Report: Local Web advertising will pass local print advertising next year

Borrell Associates

Is it time for the Internet to declare victory? A Borrell Associates report out today says local Web advertising will pass local print advertising next year. Online spending was up 21 percent in 2011.

"If the digital growth spurt continues through 2013," the report says, "online media will hold the largest share of local advertising, toppling newspapers for the first time in history."

But: 12 of the 15 top sites the report names were pure commerce operations; only three — Gannett, the New York Times Company, and TC (Transcontinental) Media — offered both news and commerce. It's not all bad news for the legacy media: "The average newspaper website last year made nearly $2.2 million, a nice supplement to its wilting print product line," the report says. "The average TV station made $858,000 and continued to see healthy growth as more people turned to digital media to watch video – even the local news. Cable systems, the upstart on the playing field, averaged $674,000 per market, though many of them still weren’t selling a dime of online advertising at the end of 2011. Radio clusters averaged $445,000 in website revenues and lost market share."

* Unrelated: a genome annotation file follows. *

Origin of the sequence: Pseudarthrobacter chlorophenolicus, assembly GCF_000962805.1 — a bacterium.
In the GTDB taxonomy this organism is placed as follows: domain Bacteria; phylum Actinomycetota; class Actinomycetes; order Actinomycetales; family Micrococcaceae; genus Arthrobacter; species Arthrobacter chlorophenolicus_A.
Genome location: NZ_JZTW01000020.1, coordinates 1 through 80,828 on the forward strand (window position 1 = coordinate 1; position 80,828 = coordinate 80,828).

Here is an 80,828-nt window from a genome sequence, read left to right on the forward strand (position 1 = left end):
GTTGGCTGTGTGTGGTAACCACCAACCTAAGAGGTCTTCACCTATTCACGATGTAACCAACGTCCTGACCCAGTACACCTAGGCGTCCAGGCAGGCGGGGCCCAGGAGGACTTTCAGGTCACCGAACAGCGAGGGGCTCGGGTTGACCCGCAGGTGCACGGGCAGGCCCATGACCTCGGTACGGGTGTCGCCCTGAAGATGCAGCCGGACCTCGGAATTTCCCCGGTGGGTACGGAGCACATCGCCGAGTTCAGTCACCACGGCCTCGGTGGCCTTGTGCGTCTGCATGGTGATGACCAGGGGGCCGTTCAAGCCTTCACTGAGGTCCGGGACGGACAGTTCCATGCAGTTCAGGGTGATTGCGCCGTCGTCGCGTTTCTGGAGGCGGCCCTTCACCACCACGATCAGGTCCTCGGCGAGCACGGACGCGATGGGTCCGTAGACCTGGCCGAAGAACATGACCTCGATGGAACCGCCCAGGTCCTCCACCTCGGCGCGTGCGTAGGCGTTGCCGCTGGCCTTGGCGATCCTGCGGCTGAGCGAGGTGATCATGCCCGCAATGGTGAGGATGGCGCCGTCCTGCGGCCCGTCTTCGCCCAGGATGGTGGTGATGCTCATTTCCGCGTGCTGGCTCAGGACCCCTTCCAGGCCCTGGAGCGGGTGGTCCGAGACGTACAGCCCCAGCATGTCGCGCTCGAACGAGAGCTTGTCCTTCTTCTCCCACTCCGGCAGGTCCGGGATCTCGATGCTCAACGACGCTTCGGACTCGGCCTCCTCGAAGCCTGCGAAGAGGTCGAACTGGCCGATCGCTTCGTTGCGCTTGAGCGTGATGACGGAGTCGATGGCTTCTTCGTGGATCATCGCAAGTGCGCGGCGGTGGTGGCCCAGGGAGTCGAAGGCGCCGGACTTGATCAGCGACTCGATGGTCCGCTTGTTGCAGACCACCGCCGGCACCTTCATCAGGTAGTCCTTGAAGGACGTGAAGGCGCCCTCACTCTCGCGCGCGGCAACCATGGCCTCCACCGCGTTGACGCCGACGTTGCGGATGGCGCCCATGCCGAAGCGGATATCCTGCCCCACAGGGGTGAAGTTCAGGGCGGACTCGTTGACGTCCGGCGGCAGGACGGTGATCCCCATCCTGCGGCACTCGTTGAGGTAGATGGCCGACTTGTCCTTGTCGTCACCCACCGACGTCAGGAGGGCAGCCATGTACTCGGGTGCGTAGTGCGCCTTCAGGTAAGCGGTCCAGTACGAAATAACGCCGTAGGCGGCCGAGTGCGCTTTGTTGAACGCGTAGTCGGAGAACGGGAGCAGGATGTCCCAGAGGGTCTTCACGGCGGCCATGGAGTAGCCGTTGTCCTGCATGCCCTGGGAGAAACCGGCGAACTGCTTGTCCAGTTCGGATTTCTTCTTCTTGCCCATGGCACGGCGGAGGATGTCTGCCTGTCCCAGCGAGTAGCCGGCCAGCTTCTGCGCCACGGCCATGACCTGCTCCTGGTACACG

"Of the top 15 companies making money from local online advertising last year, all but 3 had a commerce-centric focus," says Borrell Associates report.

Borrell used numbers from its own large databases of media revenue and business spending plus surveys of "media executives and local advertisers" to write the report. || Related: Paul Smalera says the recession saved journalism (Reuters)

  • Andrew Beaujon

    Andrew Beaujon reported on the media for Poynter from 2012 to 2015. He was previously arts editor at and managing editor of Washington City Paper. He's the author of the 2006 book "Body Piercing Saved My Life," about Christian rock and evangelical Christian culture.


Related News

Email IconGroup 3Facebook IconLinkedIn IconsearchGroupTwitter IconGroup 2YouTube Icon